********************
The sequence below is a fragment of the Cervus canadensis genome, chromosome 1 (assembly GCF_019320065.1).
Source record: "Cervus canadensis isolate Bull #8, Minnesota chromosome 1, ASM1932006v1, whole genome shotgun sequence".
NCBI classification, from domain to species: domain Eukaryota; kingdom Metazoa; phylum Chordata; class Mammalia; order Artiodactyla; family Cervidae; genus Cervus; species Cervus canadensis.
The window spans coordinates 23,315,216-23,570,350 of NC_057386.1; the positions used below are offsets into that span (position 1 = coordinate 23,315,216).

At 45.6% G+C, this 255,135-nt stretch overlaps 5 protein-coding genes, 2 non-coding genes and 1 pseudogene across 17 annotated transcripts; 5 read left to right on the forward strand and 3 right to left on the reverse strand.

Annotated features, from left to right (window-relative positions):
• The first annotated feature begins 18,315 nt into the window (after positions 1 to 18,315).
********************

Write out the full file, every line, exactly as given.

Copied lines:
The sequence below is a fragment of the Cervus canadensis genome, chromosome 1 (assembly GCF_019320065.1).
Source record: "Cervus canadensis isolate Bull #8, Minnesota chromosome 1, ASM1932006v1, whole genome shotgun sequence".
NCBI classification, from domain to species: domain Eukaryota; kingdom Metazoa; phylum Chordata; class Mammalia; order Artiodactyla; family Cervidae; genus Cervus; species Cervus canadensis.
The window spans coordinates 23,315,216-23,570,350 of NC_057386.1; the positions used below are offsets into that span (position 1 = coordinate 23,315,216).

At 45.6% G+C, this 255,135-nt stretch overlaps 5 protein-coding genes, 2 non-coding genes and 1 pseudogene across 17 annotated transcripts; 5 read left to right on the forward strand and 3 right to left on the reverse strand.

Annotated features, from left to right (window-relative positions):
• The first annotated feature begins 18,315 nt into the window (after positions 1 to 18,315).